In technical terms, the photogram is one of the simplest and most elemental forms of photography. It uses no camera, no negative and therefore each “print” is unique. Typically one places objects on sensitized photographic paper in the darkroom - a light source is then turned on for a few seconds - flashing the uncovered paper. The sheet of photographic paper is developed in the conventional manner and the paper turns dark where it has been exposed, leaving ghostly, white, life-sized images of the objects that were placed on it. It is all a bit like drawing with invisible ink - nothing you are doing reveals itself until the sheet of paper is developed - at which point it is too late to change anything.

I made my first photograms in 1974 and was drawn to their enormous potential for abstraction, as well as their rich tonal scale. What I really hoped to do in the work was to make photographs that were not always referencing something outside themselves. I also wanted to make works that looked like they were fabricated with light which is the very genesis of the word photography - photo meaning light and graphy meaning writing. I was also intrigued by the somewhat unpredictable nature of the process. No matter how carefully I prepared the architecture of the piece, the final result always had some element of surprise. Nearly all the work I have done since has embraced chance as an aspect of the work - whether in the Snail Drawings or the Tidal Plain Sites - I am never in total control as to what actually takes place, and what I document.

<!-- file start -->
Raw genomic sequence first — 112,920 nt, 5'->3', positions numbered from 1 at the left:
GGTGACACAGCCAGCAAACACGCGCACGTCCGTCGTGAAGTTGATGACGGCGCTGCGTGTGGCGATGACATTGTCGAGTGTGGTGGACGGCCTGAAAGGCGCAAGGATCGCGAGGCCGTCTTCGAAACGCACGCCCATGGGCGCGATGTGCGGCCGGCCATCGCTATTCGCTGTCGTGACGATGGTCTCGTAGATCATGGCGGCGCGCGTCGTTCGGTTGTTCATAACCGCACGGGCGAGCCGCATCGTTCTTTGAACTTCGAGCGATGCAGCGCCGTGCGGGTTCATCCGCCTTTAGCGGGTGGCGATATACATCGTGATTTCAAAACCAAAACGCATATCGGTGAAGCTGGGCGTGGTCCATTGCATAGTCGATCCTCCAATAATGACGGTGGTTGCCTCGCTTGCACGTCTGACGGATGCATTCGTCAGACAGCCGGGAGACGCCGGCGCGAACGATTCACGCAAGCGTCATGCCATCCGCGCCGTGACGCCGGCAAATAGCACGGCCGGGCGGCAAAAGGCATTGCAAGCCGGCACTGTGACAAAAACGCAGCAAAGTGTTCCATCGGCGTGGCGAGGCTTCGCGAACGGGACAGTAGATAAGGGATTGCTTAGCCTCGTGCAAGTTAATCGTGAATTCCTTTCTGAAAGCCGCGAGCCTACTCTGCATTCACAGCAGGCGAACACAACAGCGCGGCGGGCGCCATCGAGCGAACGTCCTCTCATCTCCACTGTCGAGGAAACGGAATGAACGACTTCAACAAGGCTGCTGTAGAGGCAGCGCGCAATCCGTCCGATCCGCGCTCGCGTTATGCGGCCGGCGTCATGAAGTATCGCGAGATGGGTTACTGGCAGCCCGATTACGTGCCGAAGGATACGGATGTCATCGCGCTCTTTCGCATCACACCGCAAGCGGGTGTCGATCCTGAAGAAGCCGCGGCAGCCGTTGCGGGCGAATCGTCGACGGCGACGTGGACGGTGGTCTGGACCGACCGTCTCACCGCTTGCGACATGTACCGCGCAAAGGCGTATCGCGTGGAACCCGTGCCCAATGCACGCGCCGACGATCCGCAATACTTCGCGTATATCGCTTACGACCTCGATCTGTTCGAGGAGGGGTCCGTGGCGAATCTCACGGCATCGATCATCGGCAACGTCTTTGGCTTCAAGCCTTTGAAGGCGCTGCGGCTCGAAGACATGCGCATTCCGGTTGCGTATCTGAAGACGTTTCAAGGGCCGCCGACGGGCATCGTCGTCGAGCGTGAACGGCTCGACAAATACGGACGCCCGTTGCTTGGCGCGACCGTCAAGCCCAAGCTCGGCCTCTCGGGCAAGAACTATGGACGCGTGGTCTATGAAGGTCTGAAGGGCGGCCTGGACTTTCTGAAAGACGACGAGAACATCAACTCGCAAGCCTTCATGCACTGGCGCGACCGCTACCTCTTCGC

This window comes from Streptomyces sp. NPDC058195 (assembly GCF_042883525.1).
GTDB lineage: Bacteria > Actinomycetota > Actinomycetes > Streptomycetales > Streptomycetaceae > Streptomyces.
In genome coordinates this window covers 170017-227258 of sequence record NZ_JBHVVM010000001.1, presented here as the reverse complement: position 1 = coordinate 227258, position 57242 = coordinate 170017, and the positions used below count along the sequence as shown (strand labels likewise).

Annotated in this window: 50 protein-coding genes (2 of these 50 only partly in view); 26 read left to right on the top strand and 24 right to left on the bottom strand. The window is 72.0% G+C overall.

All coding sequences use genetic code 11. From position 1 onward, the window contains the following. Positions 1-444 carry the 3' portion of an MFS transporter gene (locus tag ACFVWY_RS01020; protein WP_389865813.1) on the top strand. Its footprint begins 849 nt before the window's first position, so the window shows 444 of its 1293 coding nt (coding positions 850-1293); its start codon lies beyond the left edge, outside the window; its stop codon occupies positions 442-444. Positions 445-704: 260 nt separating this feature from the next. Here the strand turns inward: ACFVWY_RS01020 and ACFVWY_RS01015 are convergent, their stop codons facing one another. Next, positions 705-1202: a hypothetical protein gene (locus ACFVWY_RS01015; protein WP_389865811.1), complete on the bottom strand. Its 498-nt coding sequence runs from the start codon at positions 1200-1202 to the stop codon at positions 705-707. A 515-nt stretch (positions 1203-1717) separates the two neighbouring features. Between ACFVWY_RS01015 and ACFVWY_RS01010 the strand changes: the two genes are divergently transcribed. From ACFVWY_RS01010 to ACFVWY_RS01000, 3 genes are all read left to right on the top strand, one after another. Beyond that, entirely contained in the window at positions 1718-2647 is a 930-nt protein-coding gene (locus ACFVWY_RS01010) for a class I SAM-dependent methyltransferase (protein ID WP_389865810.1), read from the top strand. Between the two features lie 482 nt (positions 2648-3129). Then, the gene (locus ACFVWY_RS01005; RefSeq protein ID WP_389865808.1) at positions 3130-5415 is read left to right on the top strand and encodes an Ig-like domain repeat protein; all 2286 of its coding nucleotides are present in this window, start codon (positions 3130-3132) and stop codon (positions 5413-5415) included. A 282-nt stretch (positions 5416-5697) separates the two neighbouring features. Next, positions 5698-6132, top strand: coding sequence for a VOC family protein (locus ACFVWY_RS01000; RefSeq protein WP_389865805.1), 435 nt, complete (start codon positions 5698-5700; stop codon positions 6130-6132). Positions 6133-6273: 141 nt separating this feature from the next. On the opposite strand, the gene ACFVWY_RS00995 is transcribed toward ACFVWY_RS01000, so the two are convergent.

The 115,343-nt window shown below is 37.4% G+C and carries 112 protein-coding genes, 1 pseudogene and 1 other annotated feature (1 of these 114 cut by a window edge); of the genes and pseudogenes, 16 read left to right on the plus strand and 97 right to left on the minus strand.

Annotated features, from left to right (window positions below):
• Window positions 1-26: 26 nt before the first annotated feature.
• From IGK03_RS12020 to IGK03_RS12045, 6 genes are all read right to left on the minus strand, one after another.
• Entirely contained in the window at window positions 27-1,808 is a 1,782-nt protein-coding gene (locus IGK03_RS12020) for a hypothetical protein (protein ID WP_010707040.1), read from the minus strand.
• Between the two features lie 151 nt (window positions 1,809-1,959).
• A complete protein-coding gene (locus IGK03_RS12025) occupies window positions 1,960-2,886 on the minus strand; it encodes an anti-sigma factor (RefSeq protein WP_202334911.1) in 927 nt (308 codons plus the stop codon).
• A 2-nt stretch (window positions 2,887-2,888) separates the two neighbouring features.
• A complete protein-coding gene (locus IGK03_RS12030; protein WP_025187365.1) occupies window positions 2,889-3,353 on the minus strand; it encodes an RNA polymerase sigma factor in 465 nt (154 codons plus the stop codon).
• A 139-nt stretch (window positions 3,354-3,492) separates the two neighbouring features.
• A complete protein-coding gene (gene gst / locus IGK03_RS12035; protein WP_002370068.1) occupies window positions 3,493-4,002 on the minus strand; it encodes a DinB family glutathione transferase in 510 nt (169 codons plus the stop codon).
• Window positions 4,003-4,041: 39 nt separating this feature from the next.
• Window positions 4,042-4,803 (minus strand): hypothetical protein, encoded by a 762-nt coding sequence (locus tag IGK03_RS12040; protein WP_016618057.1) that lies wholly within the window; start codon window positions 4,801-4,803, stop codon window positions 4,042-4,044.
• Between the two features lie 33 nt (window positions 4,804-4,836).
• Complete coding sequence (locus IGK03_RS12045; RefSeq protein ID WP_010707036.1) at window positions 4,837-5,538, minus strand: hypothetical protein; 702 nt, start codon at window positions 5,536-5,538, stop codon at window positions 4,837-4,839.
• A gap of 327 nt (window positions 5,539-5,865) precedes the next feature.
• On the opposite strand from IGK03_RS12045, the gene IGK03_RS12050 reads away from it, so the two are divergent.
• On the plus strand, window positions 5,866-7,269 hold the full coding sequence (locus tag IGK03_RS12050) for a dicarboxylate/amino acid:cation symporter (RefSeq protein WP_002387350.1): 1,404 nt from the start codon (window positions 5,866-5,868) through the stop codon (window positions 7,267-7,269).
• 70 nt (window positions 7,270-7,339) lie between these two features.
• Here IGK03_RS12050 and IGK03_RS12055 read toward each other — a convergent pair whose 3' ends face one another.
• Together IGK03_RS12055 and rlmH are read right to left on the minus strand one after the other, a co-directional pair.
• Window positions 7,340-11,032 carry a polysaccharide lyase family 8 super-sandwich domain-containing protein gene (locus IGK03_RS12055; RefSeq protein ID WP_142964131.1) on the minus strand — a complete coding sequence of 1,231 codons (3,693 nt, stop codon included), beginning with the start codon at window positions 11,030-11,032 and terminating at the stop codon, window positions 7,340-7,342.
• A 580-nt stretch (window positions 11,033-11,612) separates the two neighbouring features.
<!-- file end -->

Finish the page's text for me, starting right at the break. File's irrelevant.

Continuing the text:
Daniel Ranalli  Photograms-Vintage & New Photogram, Vintage split-toned gelatin silver print, unique
Dividing Line
1980
Photogram, Vintage split-toned gelatin silver print, unique
16"x20"

In technical terms, the photogram is one of the simplest and most elemental forms of photography. It uses no camera, no negative and therefore each “print” is unique. Typically one places objects on sensitized photographic paper in the darkroom - a light source is then turned on for a few seconds - flashing the uncovered paper. The sheet of photographic paper is developed in the conventional manner and the paper turns dark where it has been exposed, leaving ghostly, white, life-sized images of the objects that were placed on it. It is all a bit like drawing with invisible ink - nothing you are doing reveals itself until the sheet of paper is developed - at which point it is too late to change anything.

I made my first photograms in 1974 and was drawn to their enormous potential for abstraction, as well as their rich tonal scale. What I really hoped to do in the work was to make photographs that were not always referencing something outside themselves. I also wanted to make works that looked like they were fabricated with light which is the very genesis of the word photography - photo meaning light and graphy meaning writing. I was also intrigued by the somewhat unpredictable nature of the process. No matter how carefully I prepared the architecture of the piece, the final result always had some element of surprise. Nearly all the work I have done since has embraced chance as an aspect of the work - whether in the Snail Drawings or the Tidal Plain Sites - I am never in total control as to what actually takes place, and what I document.